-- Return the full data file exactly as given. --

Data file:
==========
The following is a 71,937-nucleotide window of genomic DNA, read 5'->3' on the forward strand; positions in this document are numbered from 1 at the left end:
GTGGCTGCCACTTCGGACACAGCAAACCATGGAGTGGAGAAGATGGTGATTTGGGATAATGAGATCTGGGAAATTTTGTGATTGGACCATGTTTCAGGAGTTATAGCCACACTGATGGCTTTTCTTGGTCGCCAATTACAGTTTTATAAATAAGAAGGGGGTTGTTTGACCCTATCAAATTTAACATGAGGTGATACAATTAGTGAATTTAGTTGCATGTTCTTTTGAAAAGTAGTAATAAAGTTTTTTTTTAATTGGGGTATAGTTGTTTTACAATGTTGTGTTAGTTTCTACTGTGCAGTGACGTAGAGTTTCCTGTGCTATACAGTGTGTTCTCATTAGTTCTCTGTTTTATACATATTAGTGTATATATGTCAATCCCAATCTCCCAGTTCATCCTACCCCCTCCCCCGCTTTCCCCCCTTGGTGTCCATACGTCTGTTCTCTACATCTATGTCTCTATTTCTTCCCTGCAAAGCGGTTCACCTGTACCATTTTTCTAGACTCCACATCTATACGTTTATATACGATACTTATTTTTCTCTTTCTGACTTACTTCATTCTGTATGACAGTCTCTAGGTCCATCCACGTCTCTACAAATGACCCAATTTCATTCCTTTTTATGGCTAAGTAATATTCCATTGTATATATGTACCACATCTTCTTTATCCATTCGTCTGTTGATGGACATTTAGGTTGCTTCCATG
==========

The following is a 71,937-nucleotide window of genomic DNA, read 5'->3' on the forward strand; positions in this document are numbered from 1 at the left end:
GTGGCTGCCACTTCGGACACAGCAAACCATGGAGTGGAGAAGATGGTGATTTGGGATAATGAGATCTGGGAAATTTTGTGATTGGACCATGTTTCAGGAGTTATAGCCACACTGATGGCTTTTCTTGGTCGCCAATTACAGTTTTATAAATAAGAAGGGGGTTGTTTGACCCTATCAAATTTAACATGAGGTGATACAATTAGTGAATTTAGTTGCATGTTCTTTTGAAAAGTAGTAATAAAGTTTTTTTTTAATTGGGGTATAGTTGTTTTACAATGTTGTGTTAGTTTCTACTGTGCAGTGACGTAGAGTTTCCTGTGCTATACAGTGTGTTCTCATTAGTTCTCTGTTTTATACATATTAGTGTATATATGTCAATCCCAATCTCCCAGTTCATCCTACCCCCTCCCCCGCTTTCCCCCCTTGGTGTCCATACGTCTGTTCTCTACATCTATGTCTCTATTTCTTCCCTGCAAAGCGGTTCACCTGTACCATTTTTCTAGACTCCACATCTATACGTTTATATACGATACTTATTTTTCTCTTTCTGACTTACTTCATTCTGTATGACAGTCTCTAGGTCCATCCACGTCTCTACAAATGACCCAATTTCATTCCTTTTTATGGCTAAGTAATATTCCATTGTATATATGTACCACATCTTCTTTATCCATTCGTCTGTTGATGGACATTTAGGTTGCTTCCATG